Monday, January 30, 2017

Much Ado About Nothing Takes the Stage

I couldn't resist, after how deeply moving Southwest Shakespeare's production of Hamlet was, to follow up with their other Winterfest play, Much Ado About Nothing. True, the chances were that I would still prefer Hamlet because I generally prefer the tragedies to the comedies and because I am more familiar with Hamlet than with Much Ado. Still, as Shakespeare's comedies go, Much Ado is a fun one.

Director Tracy Liz Miller chose to set the play in the WWII era, complete with period-style singing throughout. All of this adds a lighthearted feel to the production. Whereas some versions might play more on the drama and emphasize Hero's victimization, if you will, and Don John's evil in a much more tragic way, this production aims not to tear at heartstrings. That was for Hamlet. Instead, Much Ado as a companion piece is the brighter piece.

The message, then, seems to say more that we each have the power of reaction. Claudio chose to believe the lies formed against Hero--and that caused both of them pain. Benedick and Beatrice chose to believe the lies they were fed about each other's love--and that led them to fall in love. I suppose this means that we're all susceptible to lies, but what do we do when we then learn the truth? And what do the liars do? Borachio seemed genuinely to regret the part he played in promoting lies, and by his regret he was able to confess the truth and reunite Hero and Claudio. He and Claudio were both able to make amends for the ill they did to Hero.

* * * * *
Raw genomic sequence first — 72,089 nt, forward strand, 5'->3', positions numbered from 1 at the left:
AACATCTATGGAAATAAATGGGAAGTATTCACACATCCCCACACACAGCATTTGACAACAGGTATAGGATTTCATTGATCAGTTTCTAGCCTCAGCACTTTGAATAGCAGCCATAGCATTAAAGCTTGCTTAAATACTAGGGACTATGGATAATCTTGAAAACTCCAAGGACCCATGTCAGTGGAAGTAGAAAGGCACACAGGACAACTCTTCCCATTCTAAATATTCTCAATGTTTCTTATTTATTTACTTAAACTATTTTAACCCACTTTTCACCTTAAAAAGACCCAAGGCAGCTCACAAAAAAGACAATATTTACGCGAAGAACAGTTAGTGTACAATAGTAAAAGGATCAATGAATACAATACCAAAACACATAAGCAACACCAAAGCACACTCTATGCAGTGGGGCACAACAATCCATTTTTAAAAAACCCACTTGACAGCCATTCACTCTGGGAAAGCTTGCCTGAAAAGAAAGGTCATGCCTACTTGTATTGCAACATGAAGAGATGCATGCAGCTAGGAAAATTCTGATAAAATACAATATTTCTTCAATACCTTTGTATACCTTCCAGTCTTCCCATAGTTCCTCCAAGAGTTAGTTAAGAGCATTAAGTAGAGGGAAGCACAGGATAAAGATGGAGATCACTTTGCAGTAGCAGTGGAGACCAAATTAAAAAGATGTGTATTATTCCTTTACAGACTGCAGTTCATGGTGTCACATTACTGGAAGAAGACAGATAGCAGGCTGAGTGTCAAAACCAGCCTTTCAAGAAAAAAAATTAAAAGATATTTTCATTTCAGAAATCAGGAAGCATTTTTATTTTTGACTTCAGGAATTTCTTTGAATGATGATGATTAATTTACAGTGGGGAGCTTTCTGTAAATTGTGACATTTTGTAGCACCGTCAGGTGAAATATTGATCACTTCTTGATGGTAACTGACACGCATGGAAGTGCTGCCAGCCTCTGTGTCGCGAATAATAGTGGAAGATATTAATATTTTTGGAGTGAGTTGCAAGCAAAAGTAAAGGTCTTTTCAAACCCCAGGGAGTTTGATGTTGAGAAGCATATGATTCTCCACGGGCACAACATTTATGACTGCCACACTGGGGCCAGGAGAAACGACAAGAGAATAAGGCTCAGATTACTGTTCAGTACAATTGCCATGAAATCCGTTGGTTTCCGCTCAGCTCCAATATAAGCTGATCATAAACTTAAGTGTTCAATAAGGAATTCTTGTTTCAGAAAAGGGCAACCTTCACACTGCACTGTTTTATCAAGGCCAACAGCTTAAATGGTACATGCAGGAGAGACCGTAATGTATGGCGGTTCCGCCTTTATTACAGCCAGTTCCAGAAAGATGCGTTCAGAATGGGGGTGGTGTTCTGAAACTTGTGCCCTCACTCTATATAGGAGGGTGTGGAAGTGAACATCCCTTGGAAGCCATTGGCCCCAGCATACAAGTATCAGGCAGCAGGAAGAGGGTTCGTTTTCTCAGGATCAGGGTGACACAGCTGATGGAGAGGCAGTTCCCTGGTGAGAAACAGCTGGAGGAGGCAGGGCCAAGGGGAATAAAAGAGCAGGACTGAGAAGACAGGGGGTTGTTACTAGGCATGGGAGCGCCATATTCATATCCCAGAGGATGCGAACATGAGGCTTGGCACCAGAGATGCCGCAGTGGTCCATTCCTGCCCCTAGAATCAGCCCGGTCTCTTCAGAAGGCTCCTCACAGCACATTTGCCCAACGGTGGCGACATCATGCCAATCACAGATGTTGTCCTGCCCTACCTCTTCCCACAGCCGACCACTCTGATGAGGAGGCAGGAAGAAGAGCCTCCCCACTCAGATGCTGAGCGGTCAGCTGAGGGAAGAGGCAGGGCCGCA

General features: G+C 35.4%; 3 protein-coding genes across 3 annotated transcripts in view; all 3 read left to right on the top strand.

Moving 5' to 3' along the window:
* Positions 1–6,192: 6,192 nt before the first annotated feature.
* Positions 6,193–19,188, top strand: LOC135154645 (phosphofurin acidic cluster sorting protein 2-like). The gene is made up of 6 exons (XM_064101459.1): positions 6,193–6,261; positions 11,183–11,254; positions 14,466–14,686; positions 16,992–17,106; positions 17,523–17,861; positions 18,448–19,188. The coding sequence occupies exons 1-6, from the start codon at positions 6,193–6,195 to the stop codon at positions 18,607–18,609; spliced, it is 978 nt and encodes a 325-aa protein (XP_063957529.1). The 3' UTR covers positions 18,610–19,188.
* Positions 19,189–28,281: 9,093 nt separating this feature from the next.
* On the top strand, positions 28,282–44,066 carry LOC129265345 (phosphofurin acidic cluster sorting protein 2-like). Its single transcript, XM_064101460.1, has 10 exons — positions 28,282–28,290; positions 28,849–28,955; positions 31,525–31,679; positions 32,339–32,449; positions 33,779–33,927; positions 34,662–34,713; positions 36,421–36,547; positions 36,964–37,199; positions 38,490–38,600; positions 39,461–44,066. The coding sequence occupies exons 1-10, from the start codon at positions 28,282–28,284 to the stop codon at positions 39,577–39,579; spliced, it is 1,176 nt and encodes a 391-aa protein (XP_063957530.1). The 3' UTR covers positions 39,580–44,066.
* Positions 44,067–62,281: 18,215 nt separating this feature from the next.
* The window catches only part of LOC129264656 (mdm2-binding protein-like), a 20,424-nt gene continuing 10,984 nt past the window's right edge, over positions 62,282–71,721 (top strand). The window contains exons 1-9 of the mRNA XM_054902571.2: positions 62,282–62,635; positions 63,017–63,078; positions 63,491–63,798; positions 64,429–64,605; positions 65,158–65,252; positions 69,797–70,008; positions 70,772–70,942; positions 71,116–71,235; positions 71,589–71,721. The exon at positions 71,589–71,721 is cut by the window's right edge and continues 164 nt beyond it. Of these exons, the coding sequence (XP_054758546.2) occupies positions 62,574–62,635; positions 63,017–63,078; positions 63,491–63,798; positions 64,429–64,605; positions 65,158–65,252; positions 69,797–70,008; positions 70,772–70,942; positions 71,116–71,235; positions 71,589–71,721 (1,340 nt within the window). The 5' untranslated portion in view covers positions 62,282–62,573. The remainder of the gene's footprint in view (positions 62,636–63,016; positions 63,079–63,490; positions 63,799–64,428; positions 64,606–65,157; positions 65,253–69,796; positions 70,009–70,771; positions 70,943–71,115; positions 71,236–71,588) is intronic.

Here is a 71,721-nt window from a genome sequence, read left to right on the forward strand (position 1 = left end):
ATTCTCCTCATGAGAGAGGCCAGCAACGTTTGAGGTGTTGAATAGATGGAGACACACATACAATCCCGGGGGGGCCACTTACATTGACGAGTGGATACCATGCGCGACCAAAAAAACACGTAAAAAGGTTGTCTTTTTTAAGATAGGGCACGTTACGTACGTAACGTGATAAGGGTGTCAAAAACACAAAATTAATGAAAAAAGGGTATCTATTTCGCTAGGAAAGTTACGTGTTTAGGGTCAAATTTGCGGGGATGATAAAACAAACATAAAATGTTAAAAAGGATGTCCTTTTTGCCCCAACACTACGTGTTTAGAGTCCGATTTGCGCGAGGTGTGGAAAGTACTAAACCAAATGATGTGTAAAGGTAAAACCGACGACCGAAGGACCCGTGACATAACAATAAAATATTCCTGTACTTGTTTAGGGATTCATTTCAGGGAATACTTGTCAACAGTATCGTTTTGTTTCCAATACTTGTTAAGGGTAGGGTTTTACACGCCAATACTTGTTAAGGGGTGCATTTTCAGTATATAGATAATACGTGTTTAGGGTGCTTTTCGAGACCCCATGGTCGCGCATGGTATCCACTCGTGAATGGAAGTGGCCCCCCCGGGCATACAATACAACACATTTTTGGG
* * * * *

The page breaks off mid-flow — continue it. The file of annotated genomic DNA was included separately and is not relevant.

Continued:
Many of the same actors were in both Hamlet and Much Ado About Nothing. My favorite remains William Wilson; instead of Hamlet, here he played Borachio and Friar Frances. He had all the audience laughing with his first lines as Borachio and brought, once again, both comedy and seriousness to Friar Frances. In fact, because of his excellent line delivery (he can give such weight to every word), it was Friar Frances who brought in the lines to give meaning and context to the events of the play.

Melody Knudson returned as the gentle Hero, standing in contrast to her impassioned Ophelia. Andy Kahoon played not this time her brother but her lover, Claudio, which was an interestingly similar role. Jordan Letson and Cisco Saavedra played the warriors at wit turned lovers Beatrice and Benedick, adding plenty of visual comedy to accompany the wit. One of my favorite moments was when Benedick rose from his hiding place (overhearing the others talk about how much Beatrice supposedly loved him) with the table legs still stuck to him and began, the tabletop against his back, his reaction speech.

Yes, I admit, I enjoyed the intense drama and soul-searching of Hamlet more than the lighthearted fun of Much Ado About Nothing. But I like how the two worked as companion pieces. One dark and one light. One more poetic and one more straightforward. One devastatingly deep and one just deep enough for an evening's entertainment. We all had a good time watching this play.

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